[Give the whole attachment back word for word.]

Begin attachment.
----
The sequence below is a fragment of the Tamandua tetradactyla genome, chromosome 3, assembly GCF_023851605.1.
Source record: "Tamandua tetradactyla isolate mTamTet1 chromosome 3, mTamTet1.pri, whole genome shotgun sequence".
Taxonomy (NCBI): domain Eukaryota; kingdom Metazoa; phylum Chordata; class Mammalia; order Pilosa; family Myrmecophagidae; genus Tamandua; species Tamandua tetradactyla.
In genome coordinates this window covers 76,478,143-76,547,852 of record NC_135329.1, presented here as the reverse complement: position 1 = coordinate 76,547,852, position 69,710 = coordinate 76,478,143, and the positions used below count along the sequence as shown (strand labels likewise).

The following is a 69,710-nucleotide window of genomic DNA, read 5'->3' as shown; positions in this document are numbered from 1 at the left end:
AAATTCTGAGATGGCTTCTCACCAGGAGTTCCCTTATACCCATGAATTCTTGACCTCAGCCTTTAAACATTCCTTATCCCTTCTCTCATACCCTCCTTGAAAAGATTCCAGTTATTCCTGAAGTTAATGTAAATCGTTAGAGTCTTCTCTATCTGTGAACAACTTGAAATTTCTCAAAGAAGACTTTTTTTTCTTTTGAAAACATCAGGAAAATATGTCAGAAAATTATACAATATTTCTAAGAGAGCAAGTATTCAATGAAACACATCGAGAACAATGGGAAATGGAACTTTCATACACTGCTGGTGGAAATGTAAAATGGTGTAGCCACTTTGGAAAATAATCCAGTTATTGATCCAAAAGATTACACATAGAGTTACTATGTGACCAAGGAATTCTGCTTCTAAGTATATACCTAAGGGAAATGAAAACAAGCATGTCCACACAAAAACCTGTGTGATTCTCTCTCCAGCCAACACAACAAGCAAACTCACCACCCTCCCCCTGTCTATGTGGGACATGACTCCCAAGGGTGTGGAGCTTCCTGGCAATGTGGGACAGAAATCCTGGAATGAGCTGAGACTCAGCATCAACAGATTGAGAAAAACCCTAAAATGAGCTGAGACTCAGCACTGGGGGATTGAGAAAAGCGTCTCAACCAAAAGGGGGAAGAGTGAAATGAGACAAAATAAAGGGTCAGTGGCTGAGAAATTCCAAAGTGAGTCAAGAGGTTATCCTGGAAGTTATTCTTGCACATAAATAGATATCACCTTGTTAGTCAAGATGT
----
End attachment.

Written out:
The sequence below is a fragment of the Tamandua tetradactyla genome, chromosome 3, assembly GCF_023851605.1.
Source record: "Tamandua tetradactyla isolate mTamTet1 chromosome 3, mTamTet1.pri, whole genome shotgun sequence".
Taxonomy (NCBI): domain Eukaryota; kingdom Metazoa; phylum Chordata; class Mammalia; order Pilosa; family Myrmecophagidae; genus Tamandua; species Tamandua tetradactyla.
In genome coordinates this window covers 76,478,143-76,547,852 of record NC_135329.1, presented here as the reverse complement: position 1 = coordinate 76,547,852, position 69,710 = coordinate 76,478,143, and the positions used below count along the sequence as shown (strand labels likewise).

The following is a 69,710-nucleotide window of genomic DNA, read 5'->3' as shown; positions in this document are numbered from 1 at the left end:
AAATTCTGAGATGGCTTCTCACCAGGAGTTCCCTTATACCCATGAATTCTTGACCTCAGCCTTTAAACATTCCTTATCCCTTCTCTCATACCCTCCTTGAAAAGATTCCAGTTATTCCTGAAGTTAATGTAAATCGTTAGAGTCTTCTCTATCTGTGAACAACTTGAAATTTCTCAAAGAAGACTTTTTTTTCTTTTGAAAACATCAGGAAAATATGTCAGAAAATTATACAATATTTCTAAGAGAGCAAGTATTCAATGAAACACATCGAGAACAATGGGAAATGGAACTTTCATACACTGCTGGTGGAAATGTAAAATGGTGTAGCCACTTTGGAAAATAATCCAGTTATTGATCCAAAAGATTACACATAGAGTTACTATGTGACCAAGGAATTCTGCTTCTAAGTATATACCTAAGGGAAATGAAAACAAGCATGTCCACACAAAAACCTGTGTGATTCTCTCTCCAGCCAACACAACAAGCAAACTCACCACCCTCCCCCTGTCTATGTGGGACATGACTCCCAAGGGTGTGGAGCTTCCTGGCAATGTGGGACAGAAATCCTGGAATGAGCTGAGACTCAGCATCAACAGATTGAGAAAAACCCTAAAATGAGCTGAGACTCAGCACTGGGGGATTGAGAAAAGCGTCTCAACCAAAAGGGGGAAGAGTGAAATGAGACAAAATAAAGGGTCAGTGGCTGAGAAATTCCAAAGTGAGTCAAGAGGTTATCCTGGAAGTTATTCTTGCACATAAATAGATATCACCTTGTTAGTCAAGATGT